CRS has committed $500,000 to the effort.
Congo's bishops have denounced the violence, saying that widespread massacres, targeted killings of the young and systematic rapes are taking place "under the impassive eyes of those who have received a mandate to keep the peace and protect the population."
The fighting, which has displaced 250,000 people since August-100,000 of those in the past few weeks-is between the rebel group led by Laurent Nkunda and the Congolese army. Nkunda claims to be protecting the minority Tutsi population in the area.
A United Nations peacekeeping force of 17,000 is in the country, but has been ineffective in stopping the advance of Nkunda and the undisciplined retreat of Congolese forces, as well as other bands of fighters and bandits who have terrorized the population. The United Nations has authorized the deployment of another 3,000 troops.
The tense security situation has made delivering humanitarian assistance difficult, but CRS has beefed up its presence in the area with additional staff in Goma, capital of the province of North Kivu. Though reports are that Goma remains calm, the opposing forces are in a tense standoff less than 10 miles north of that city.
Working with local Caritas partners, and coordinating with other relief agencies, CRS plans to start distributing kits to thousands of displaced families in an area near the Uganda border. The kits include plastic sheeting, blankets, water containers, soap, cooking pots and utensils-all items needed to survive in these harsh conditions. CRS also plans to deliver basic water and sanitation services to other areas with large displaced populations.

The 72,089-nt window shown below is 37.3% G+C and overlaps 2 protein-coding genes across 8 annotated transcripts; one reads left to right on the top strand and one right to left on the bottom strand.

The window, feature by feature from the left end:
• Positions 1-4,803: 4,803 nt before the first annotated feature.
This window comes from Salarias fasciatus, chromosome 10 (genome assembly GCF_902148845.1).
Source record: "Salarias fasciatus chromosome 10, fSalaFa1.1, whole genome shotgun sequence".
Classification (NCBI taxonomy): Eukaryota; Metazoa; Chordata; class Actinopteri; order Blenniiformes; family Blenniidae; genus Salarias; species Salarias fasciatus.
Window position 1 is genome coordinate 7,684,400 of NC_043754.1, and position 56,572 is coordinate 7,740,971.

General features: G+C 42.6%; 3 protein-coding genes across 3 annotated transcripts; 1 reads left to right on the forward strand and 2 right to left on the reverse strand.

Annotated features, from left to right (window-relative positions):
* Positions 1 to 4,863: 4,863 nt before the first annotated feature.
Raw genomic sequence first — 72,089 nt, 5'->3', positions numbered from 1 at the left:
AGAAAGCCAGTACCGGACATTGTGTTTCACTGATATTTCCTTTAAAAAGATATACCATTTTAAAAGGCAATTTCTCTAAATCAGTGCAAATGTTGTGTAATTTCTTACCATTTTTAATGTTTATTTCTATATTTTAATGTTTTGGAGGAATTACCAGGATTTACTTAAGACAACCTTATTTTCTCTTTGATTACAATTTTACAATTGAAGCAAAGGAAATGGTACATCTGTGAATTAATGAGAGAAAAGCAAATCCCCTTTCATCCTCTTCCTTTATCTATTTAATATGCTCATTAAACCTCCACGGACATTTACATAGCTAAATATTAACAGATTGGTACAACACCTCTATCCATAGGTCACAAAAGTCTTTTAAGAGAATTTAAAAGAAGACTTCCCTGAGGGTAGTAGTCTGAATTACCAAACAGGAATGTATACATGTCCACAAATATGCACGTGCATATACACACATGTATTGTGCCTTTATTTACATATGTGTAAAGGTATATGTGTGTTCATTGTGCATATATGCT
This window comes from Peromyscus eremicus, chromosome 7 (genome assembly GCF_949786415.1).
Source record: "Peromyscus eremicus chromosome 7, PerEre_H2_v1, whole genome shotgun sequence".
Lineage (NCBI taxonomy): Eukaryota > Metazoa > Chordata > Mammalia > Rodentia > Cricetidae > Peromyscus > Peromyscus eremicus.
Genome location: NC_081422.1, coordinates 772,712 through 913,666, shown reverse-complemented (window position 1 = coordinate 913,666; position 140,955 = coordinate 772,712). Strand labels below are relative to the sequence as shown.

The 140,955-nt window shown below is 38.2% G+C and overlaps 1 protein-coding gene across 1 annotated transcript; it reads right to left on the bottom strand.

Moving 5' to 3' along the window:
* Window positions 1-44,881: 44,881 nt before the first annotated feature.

International mediators have secured pledges from Nkunda to withdraw some of his forces to allow humanitarian relief to reach more of those displaced. Now, because of the violence, most of the displaced are not getting any aid. And no one knows when fighting might erupt again.
In recent months, CRS, working with its Caritas partners, has stepped up its efforts in eastern Congo to deal with the crisis following the failure of a January 2008 accord that was supposed to bring peace to this strife-torn region.
Much of the humanitarian work has focused on meeting basic needs-food, shelter, water and sanitation-while trying to respond to the increase in sexual violence and issues associated with mining of valuable minerals in eastern Congo. Those efforts will continue as CRS and partners expand our commitment to handle this emergency situation.
Michael Hill is CRS' communications officer for sub-Saharan Africa. He is based at the agency's headquarters in Baltimore.